Lahaina News reports on a Goddess Movement conference coming to West Maui in January, organized by Dr. Apela Colorado, founder of the Worldwide Indigenous Science Network, and featuring Kathy Jones and Lydia Ruyle.

“Organizing gatherings is old hat to Colorado. “I’ve done hundreds of them. This is the first one I’ve done about the theme of the goddess, with the central focus on the goddess. Normally, I’m doing gatherings that pertain to indigenous wisdom and spirituality and bringing it together with western science,” she said. “What’s the same about this is that it’s bringing out the ancient ways of understanding life,” she added. Colorado reasoned why the conference is being held on the West Side. “All of West Maui is dedicated to the feminine powers of life. It’s all about the waters, the fresh waters. In the West Maui Mountains up there, it has a big lizard (mo‘o) in the landscape that’s at the headwaters of Kauaula, the red rain. The red water is an allusion to the menses, the blood flow of giving birth,” she explained.”

Oh, and Starhawk is also attending, though that strangely wasn’t mentioned in the article. I do find it somewhat curious that a Goddess Conference held in West Maui doesn’t feature any native Hawaiians on the speakers list (that I can ascertain, there are several names I don’t recognize), an oversight perhaps? Is there some sort of social/political tension that I’m not clued in on? Perhaps some of my Hawaiian readers can fill me in.

In a final note, I normally don’t plug individual business on my blog, but I think this is a good cause. Witchy Moon is teaming up with Operation Circle Care to make it super-easy to send a Pagan solider a care package this holiday season.

“WitchyMoon Magickal Pagan Superstore today announced that is supporting Circle Sanctuary’s “Operation Circle Care” program to collect Yule gifts for Pagan soldiers stationed overseas. As part of this sponsorship, WitchyMoon will be selling care packages on its web site, which can be sent to Pagan service members abroad. WitchyMoon will be offering a 25% discount on all care package items. “Through this Yule program, we are sending a very powerful message that we care about our Pagan troops, which are working hard to defend America,” says Lady Falcona, proprietor of Witchy Moon”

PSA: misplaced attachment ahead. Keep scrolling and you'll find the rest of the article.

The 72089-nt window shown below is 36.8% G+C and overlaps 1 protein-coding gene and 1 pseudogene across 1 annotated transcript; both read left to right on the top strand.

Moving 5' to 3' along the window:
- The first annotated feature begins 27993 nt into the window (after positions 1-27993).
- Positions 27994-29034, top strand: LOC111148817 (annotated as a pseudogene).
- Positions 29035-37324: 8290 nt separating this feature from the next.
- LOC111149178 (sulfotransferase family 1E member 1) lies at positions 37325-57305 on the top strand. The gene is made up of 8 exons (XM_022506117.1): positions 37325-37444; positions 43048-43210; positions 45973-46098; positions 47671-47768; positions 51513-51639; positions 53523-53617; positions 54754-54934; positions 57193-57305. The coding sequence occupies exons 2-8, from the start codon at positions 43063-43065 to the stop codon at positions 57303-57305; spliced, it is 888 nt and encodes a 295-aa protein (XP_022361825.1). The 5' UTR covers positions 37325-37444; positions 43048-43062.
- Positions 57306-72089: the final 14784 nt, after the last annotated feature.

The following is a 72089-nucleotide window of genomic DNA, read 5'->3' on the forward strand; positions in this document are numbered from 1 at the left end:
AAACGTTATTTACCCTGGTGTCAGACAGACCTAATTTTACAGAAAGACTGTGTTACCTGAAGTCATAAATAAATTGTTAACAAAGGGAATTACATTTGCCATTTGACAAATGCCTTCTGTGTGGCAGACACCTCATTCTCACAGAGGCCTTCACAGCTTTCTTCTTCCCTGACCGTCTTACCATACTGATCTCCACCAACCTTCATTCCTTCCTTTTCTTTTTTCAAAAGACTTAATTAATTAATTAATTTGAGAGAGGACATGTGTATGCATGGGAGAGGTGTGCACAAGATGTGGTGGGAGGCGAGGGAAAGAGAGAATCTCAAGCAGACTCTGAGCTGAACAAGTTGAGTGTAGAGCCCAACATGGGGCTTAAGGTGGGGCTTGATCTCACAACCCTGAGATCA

You can find out more about Operation Circle Care’s care package program, here. Perhaps Witchy Moon’s generosity of spirit will inspire other Pagan retailers to offer similar deals. If you have a business that is working with Operation Circle Care, please drop a line in the comments and let my readers know.

That’s all I have for now, have a great day!

Top Story: While not explicitly about Paganism, the Newspaper Death Watch blog pointed me to a fascinating new study entitled “New Entrepreneurs: New Perspectives on News” ( PDF version), that interviews fifty women news creators and consumers and transmits a reality that many of us involved in new-media already knew.

“New media creators seek to report on their communities by being actively involved in them. They engage in newsgathering and reporting that is informed by their own knowledge and sense of place. They seek to entice members of their community in robust conversations. They pay close attention to their readers and communities to figure out what is of interest …New media news creators deliberately employ more involved (participatory), less dispassionate points of view, while maintaining the distinction between news and opinion …The primary motivation of news creators in starting a community news site is to amplify a sense of community and connect its members in meaningful interactions … For news creators, the primary gap is a geographic one. They are seeking to fill a void that exists because traditional media never covered their communities or have abandoned coverage because of economic pressures.”